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Sept 21, UN International Day of PEACE since 1981


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Winston
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« on: September 21, 2009, 04:42:20 pm »

Ever heard of it?  That would be some nine months after John Lennon was murdered.

So, for what it's worth... here's to the world's International Day of PEACE (yeah, sure, why not? Undecided):
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Disarmament and non-proliferation

The International Day of Peace, observed each year on 21 September, is a global call for ceasefire and non-violence. This year the Secretary-General is calling on governments and citizens to focus on nuclear disarmament and non-proliferation.

On 13 June 2009, Secretary-General Ban Ki-moon launched a multiplatform campaign under the slogan WMD – We Must Disarm to mark the 100-day countdown leading up to the International Day of Peace on 21 September.

During the 100 days of the campaign, the United Nations will raise awareness of the dangers and costs of nuclear weapons by issuing a reason a day on why nuclear disarmament and non-proliferation are so crucial, via Twitter and the social networking sites Facebook and MySpace. The Secretary-General has been joined in the campaign by United Nations Messenger of Peace Michael Douglas, who has championed the cause of disarmament for the United Nations since 1998, and American actor Rainn Wilson, featured in the TV series The Office.

Everyone can take action by signing a Declaration to support the Secretary-General’s drive to rid the world of nuclear weapons, and by submitting their own reasons why We Must Disarm in the space provided below. 

The International Day of Peace was established by the UN General Assembly in 1981 for “commemorating and strengthening the ideals of peace within and among all nations and people.” Twenty years later, the General Assembly decided that 21 September would be observed annually as a “day of global ceasefire and non-violence" and invited all Member States, organizations and individuals to commemorate the day, including through education and public awareness, and to cooperate with the United Nations in the establishment of a global ceasefire.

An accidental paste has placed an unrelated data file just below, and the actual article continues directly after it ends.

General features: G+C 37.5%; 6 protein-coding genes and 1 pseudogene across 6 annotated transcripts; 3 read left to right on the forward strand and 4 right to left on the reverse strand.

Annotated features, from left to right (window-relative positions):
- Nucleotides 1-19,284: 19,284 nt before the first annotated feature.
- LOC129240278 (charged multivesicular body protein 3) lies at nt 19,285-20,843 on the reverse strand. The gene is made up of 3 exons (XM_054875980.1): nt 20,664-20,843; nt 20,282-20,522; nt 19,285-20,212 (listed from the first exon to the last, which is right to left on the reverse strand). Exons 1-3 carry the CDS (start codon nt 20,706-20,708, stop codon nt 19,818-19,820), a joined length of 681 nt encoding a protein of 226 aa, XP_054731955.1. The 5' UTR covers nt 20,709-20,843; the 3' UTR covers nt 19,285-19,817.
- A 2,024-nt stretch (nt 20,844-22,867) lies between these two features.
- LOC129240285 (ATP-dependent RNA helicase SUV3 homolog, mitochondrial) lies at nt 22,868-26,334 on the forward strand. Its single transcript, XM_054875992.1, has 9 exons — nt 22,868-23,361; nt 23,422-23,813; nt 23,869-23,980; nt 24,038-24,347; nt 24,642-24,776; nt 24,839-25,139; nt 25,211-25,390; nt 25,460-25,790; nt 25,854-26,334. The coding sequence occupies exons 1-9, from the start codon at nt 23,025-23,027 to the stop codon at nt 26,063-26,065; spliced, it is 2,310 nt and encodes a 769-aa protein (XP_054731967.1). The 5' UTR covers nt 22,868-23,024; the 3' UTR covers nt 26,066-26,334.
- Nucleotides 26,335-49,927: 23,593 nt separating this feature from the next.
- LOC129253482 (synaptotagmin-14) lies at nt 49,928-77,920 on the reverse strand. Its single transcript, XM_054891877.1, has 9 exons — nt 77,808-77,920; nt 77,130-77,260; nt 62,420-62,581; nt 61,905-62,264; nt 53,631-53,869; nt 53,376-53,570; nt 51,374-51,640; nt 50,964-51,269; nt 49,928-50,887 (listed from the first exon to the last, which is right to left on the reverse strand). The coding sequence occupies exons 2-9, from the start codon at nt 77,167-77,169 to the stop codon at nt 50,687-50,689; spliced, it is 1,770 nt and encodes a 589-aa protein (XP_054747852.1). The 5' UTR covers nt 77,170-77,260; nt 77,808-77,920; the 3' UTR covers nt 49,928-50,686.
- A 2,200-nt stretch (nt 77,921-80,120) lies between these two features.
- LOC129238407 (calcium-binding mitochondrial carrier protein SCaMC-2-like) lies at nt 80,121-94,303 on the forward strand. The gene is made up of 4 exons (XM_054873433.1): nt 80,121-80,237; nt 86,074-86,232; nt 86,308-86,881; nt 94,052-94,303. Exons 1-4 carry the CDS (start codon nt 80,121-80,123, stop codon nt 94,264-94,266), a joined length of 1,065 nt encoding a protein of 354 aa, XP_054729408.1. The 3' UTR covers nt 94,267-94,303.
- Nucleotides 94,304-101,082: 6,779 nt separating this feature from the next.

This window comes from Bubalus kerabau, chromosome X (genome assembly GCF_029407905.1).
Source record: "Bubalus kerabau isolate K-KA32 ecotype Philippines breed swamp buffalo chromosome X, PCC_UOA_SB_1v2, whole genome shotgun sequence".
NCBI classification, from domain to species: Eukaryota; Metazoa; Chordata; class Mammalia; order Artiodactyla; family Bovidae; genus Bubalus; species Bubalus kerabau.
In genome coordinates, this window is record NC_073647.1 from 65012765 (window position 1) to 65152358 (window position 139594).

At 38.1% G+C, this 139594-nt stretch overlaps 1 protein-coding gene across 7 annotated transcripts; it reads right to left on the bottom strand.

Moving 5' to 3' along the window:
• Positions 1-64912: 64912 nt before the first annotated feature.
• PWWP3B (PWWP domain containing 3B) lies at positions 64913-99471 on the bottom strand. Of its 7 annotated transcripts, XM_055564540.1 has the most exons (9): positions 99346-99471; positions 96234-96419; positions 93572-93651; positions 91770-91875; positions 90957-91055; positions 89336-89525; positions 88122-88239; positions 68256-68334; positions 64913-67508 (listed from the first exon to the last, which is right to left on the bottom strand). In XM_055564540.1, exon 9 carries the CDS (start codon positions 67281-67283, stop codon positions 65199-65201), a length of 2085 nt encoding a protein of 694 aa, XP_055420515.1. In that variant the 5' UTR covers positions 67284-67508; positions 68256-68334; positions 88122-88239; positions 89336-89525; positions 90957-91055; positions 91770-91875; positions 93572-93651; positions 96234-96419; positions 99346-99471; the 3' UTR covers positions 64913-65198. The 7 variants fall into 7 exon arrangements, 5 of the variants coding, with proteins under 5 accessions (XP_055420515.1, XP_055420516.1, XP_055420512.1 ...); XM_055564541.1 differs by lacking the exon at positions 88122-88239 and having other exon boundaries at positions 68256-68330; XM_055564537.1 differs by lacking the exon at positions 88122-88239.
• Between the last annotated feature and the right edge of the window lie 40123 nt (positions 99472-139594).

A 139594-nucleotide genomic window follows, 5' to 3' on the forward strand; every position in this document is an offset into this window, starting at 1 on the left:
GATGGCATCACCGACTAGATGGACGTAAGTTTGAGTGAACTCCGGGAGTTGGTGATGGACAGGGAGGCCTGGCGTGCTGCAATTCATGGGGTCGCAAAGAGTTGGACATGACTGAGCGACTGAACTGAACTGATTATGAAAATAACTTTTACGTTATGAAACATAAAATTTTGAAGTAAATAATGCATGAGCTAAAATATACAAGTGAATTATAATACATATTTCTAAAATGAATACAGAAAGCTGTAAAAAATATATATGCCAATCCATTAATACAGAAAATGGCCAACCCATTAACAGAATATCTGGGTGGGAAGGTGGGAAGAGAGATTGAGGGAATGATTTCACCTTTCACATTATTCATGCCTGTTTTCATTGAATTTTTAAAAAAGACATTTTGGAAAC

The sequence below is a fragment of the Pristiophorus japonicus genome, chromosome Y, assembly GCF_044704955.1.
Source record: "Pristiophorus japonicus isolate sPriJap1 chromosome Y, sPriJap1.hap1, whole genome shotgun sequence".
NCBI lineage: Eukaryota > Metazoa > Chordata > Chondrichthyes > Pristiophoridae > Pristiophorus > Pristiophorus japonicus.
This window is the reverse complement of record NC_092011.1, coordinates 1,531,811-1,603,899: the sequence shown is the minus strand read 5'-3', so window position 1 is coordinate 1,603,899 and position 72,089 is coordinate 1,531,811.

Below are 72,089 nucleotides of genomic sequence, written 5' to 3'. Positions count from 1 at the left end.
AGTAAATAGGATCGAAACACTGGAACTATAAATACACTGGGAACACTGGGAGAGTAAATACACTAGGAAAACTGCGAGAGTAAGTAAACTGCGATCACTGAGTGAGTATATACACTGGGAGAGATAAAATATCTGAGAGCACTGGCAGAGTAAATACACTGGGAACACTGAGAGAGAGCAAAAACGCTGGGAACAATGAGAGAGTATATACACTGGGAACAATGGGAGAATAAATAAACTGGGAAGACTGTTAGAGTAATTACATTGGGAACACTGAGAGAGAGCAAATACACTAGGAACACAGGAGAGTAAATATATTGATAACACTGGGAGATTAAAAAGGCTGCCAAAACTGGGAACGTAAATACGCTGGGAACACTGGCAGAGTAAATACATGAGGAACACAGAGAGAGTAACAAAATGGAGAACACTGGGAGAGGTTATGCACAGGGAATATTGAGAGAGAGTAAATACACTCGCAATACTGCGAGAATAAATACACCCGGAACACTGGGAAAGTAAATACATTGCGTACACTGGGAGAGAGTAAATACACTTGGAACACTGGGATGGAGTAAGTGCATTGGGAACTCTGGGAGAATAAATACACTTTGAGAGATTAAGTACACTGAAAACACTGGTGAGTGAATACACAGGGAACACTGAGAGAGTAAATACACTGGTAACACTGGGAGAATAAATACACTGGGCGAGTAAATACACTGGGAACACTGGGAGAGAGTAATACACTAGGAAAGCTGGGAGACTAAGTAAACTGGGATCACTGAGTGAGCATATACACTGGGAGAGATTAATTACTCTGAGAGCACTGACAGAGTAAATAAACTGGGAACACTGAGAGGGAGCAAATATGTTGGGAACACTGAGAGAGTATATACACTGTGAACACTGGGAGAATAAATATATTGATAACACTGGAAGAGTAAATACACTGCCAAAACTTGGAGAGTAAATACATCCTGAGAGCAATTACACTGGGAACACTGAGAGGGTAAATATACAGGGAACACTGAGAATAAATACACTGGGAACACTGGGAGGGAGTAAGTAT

http://www.un.org/en/events/peaceday/2009/
http://www.internationaldayofpeace.org/

Overall, John Lennon was right 40 years ago in thinking it'd be just as effective to STAY IN BED AND LET YOUR HAIR GROW ... FOR PEACE.
Hence, the requisite scenes of John & Yoko (and Tommy Smothers and Tim Leary)...


...and pacifists getting heads bashed in:

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Winston
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« Reply #1 on: September 21, 2009, 04:50:55 pm »

Also in (bitterly sarcastic) recognition of today being UN International Peace Day, here's a look at some pathetic LIARS who further glorify war:

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Marine charged with faking war wounds for gain
Sep 21, 5:34 AM (ET)
By DAVID DISHNEAU

SABILLASVILLE, Md. (AP) - On a sultry day in July 2008, Marine Sgt. David W. Budwah strode in his battle fatigues to the front of a picnic pavilion to tell three dozen young boys what he did during the war.

With his clear gaze, rigid posture and muscled, tattooed arms, Budwah looked every inch the hero he claimed to be. He said he was on his second tour of duty in Afghanistan when a homemade grenade exploded, wounding his face and arm when he dove to shield a buddy from the blast.

He urged the boys, ages 9-12, to take pride in themselves, their country and its warriors.

"We're here to make sure of the freedom you have every day," Budwah told his audience at Camp West Mar, a wooded American Legion compound about 60 miles northwest of Washington.

Spencer Shoemaker, then 10, was so impressed he had his picture taken with Budwah and kept a treasured newspaper clipping about the visit.

"What he said made me feel like I wanted to join the Marines," Spencer said.

But the Marines say Budwah is a liar, a fraud and a thief. They are court-martialing the 34-year-old Springhill, La., native, alleging he was never in Afghanistan, wasn't wounded and didn't earn the combat medals he wore - or the many privileges he enjoyed.

Budwah joined the Marines in October 1999 and spent nearly all of the next six years with a radio communications unit in Okinawa, Japan, according to the Marine Corps Base in Quantico, Va., where Budwah has been stationed since February 2006.

Phony heroes aren't unusual. Thousands of complaints pour in annually to the FBI and civilian groups about impostors flaunting store-bought medals.

Their very prevalence exposes something else - a nation so eager to embrace its war fighters, especially the wounded, that it sometimes fails to discern between the real heroes and the fakes.

"In every society in history, the warrior is glorified," said phony-hero debunker B.G. "Jug" Burkett of Plano, Texas. "The second you say you're a warrior who has performed heroically in combat, everybody perceives you differently."

Burkett, 65, a Vietnam veteran and author of the 1998 book, "Stolen Valor," said the urge to honor the wounded can cloud one's judgment.

"I tell reporters that when you've got a guy who's vocal - 'Let me tell you how I won my Silver Star' - your antenna should go up," Burkett said. "The real guys typically don't talk about it."